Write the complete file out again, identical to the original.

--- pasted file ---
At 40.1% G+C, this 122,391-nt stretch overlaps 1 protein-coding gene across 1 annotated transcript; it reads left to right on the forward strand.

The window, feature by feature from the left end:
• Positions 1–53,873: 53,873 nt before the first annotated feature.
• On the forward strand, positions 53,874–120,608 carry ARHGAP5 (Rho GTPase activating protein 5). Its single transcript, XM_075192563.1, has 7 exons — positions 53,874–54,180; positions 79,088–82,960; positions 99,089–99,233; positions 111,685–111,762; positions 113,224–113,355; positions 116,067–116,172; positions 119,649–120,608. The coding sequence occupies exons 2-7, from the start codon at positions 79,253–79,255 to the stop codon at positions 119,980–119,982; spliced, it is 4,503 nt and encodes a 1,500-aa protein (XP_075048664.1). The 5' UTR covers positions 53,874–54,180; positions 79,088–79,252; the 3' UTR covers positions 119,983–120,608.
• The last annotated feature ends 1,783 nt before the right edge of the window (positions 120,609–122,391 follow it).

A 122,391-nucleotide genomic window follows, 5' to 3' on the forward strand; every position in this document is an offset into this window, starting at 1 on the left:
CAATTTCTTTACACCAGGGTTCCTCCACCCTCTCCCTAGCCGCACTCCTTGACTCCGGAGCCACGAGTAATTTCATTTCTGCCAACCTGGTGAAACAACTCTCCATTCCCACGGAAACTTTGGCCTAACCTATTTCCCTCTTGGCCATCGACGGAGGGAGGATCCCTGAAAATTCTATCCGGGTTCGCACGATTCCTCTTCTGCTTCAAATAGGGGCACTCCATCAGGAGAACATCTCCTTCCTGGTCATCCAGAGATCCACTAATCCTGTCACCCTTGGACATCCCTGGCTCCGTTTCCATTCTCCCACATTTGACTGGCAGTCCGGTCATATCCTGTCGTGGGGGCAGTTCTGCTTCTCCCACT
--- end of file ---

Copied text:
At 40.1% G+C, this 122,391-nt stretch overlaps 1 protein-coding gene across 1 annotated transcript; it reads left to right on the forward strand.

The window, feature by feature from the left end:
• Positions 1–53,873: 53,873 nt before the first annotated feature.
• On the forward strand, positions 53,874–120,608 carry ARHGAP5 (Rho GTPase activating protein 5). Its single transcript, XM_075192563.1, has 7 exons — positions 53,874–54,180; positions 79,088–82,960; positions 99,089–99,233; positions 111,685–111,762; positions 113,224–113,355; positions 116,067–116,172; positions 119,649–120,608. The coding sequence occupies exons 2-7, from the start codon at positions 79,253–79,255 to the stop codon at positions 119,980–119,982; spliced, it is 4,503 nt and encodes a 1,500-aa protein (XP_075048664.1). The 5' UTR covers positions 53,874–54,180; positions 79,088–79,252; the 3' UTR covers positions 119,983–120,608.
• The last annotated feature ends 1,783 nt before the right edge of the window (positions 120,609–122,391 follow it).

A 122,391-nucleotide genomic window follows, 5' to 3' on the forward strand; every position in this document is an offset into this window, starting at 1 on the left:
CAATTTCTTTACACCAGGGTTCCTCCACCCTCTCCCTAGCCGCACTCCTTGACTCCGGAGCCACGAGTAATTTCATTTCTGCCAACCTGGTGAAACAACTCTCCATTCCCACGGAAACTTTGGCCTAACCTATTTCCCTCTTGGCCATCGACGGAGGGAGGATCCCTGAAAATTCTATCCGGGTTCGCACGATTCCTCTTCTGCTTCAAATAGGGGCACTCCATCAGGAGAACATCTCCTTCCTGGTCATCCAGAGATCCACTAATCCTGTCACCCTTGGACATCCCTGGCTCCGTTTCCATTCTCCCACATTTGACTGGCAGTCCGGTCATATCCTGTCGTGGGGGCAGTTCTGCTTCTCCCACT